James is editor in chief of TechForge Media, with a passion for how technologies influence business and several Mobile World Congress events under his belt. James has interviewed a variety of leading figures in his career, from former Mafia boss Michael Franzese, to Steve Wozniak, and Jean Michel Jarre. James can be found tweeting at @James_T_Bourne.

IBM has announced the general availability of IBM Cloud Satellite, joining the hyperscaler party in enabling its hybrid cloud services across any environment.

The announcement ‘brings a secured, unifying layer of cloud services for clients across environments, regardless of where their data resides’, in the words of the press materials. Edge is key to this process. “As workloads shift to the edge, IBM Cloud Satellite will help clients deliver low latency, while still enabling them to have the same levels of security, data privacy, interoperability and open standards found in hybrid cloud environments,” the company added.

To that end, Lumen Technologies – the artist formerly known as CenturyLink – is on board as a partner, integrating IBM Cloud Satellite with its edge platform to enable clients to harness hybrid cloud services in near real-time.

The evolution of hybrid cloud in this context – defined as a hybrid experience for cloud services across all environments – is one the hyperscalers have explored for some time. Amazon Web Services (AWS) was first with the concept with Outposts, launched at the end of 2018, in tandem with VMware. Google Anthos, where applications can be built which run in multiple cloud environments, followed in 2019, as did Azure Arc later that year.

To put this in perspective, IBM had acquired Red Hat only a couple of months before Outposts was announced. The open source software provider, bought for $34 billion in total enterprise value, was a key marker for IBM’s hybrid and open future, both technologically and strategically.

At Think in February 2019, then-CEO Ginni Rometty told the audience that the industry was “entering chapter two… cloud and hybrid.” Current chief exec Arvind Krishna has continued the message, with the move in October to spin off IBM’s infrastructure unit another big marker. IBM’s ‘maniacal’ focus on open hybrid cloud and AI was the marketing message.

IBM told CloudTech that Red Hat OpenShift was one of the services being enabled on IBM Cloud Satellite. “This means that for the first time we are giving customers access to Red Hat OpenShift on premises in an ‘as a service’ model’, giving them the flexibility to install and manage it with greater simplicity,” an IBM spokesperson added.

Another area of interest in this announcement is with regard to Watson. IBM is making available IBM Cloud Park for Data as a Service with IBM Cloud Satellite, extending the ‘Watson Anywhere’ strategy. In layman’s terms, this means companies can have a flexible, secure way to run AI and analytics workloads as services across any environment.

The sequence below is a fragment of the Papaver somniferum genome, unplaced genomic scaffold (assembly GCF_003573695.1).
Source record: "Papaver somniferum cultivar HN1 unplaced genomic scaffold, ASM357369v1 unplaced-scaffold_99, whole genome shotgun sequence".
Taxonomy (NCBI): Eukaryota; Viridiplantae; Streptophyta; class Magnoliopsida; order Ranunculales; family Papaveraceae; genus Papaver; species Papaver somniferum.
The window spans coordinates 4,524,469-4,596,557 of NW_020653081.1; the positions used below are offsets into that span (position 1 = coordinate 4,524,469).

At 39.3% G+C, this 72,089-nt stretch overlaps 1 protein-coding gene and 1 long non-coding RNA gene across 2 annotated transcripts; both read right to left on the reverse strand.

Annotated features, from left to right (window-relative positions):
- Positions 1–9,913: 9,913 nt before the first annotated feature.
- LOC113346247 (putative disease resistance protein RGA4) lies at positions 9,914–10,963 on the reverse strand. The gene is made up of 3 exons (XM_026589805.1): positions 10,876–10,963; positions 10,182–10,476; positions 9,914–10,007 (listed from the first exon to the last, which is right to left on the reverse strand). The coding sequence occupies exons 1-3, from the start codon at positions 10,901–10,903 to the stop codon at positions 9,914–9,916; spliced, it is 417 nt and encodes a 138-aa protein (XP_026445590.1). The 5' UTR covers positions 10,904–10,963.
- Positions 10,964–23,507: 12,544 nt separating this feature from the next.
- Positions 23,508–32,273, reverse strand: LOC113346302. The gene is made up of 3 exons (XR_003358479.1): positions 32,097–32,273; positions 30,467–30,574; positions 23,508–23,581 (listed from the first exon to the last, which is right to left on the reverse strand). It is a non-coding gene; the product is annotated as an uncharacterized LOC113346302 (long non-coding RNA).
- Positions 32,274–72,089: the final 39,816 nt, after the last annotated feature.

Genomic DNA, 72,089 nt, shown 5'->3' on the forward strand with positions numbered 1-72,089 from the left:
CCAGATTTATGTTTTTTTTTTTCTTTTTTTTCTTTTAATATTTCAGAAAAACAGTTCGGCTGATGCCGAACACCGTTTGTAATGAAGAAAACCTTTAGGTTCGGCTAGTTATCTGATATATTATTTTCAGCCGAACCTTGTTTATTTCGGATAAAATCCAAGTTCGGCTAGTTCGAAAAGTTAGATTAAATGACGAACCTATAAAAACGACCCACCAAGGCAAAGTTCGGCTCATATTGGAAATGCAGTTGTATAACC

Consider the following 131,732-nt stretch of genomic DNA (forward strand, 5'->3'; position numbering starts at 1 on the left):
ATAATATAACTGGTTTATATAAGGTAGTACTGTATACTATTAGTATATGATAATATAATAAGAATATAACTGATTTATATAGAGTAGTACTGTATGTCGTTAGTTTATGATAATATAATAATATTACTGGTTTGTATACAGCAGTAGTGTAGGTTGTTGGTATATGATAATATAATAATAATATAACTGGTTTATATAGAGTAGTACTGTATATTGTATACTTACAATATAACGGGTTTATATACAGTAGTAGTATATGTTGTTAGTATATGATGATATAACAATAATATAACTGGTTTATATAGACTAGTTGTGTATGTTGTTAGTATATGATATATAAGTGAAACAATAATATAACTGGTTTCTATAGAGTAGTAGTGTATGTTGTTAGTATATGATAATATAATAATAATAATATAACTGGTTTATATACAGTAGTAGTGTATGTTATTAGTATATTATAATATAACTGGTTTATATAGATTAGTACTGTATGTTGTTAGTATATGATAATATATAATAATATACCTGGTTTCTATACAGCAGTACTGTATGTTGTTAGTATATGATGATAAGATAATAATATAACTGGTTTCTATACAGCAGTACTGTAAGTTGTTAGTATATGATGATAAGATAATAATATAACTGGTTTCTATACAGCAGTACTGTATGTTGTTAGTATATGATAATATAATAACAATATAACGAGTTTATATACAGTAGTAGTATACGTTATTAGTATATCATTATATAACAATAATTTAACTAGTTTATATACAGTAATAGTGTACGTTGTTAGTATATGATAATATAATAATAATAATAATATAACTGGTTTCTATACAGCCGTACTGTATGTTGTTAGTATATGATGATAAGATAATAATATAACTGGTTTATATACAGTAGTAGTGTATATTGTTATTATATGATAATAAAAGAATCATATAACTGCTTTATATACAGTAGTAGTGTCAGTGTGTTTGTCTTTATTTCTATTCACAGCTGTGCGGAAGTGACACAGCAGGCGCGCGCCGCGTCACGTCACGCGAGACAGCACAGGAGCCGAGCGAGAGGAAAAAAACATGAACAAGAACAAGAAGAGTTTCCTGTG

From a strategic perspective, no longer should questions be asked – as this reporter once did, perhaps unfairly – about whether Watson is a solution looking for a problem. The growing accessibility and evolution of cloud, to power AI, means IBM has been able to approach Watson in a way which ‘brings AI to wherever the data resides – across any cloud – to help companies unearth hidden insights, automate processes and ultimately drive business performance.’

IBM sees this as the route in for enterprise AI opportunities. “Today enterprises of all sizes and across industries are struggling to gain value from data scattered across their own data centres and multiple clouds – but with the right technologies that are optimised to support the requirements of a hybrid cloud and have the intelligence of AI infused throughout, they can overcome these challenges,” an IBM spokesperson told CloudTech.

“IBM’s hybrid cloud software portfolio is designed just for that – it allows customers to manage and curate data, and use AI to analyse it, wherever the data resides.”

It is evident here to see a certain amount of joined-up thinking with regard to the strategy. IBM cited four key industries in its announcement; telecoms, financial services, healthcare, and government. The first three, as readers of CloudTech will know, are also major battlegrounds for the other hyperscalers. Partners cited in the ecosystem included Cisco, Dell Technologies, and Intel.

You can find out more about IBM Cloud Satellite here.

Interested in hearing industry leaders discuss subjects like this and sharing their experiences and use-cases? Attend the Cyber Security & Cloud Expo World Series with upcoming events in Silicon Valley, London and Amsterdam to learn more.

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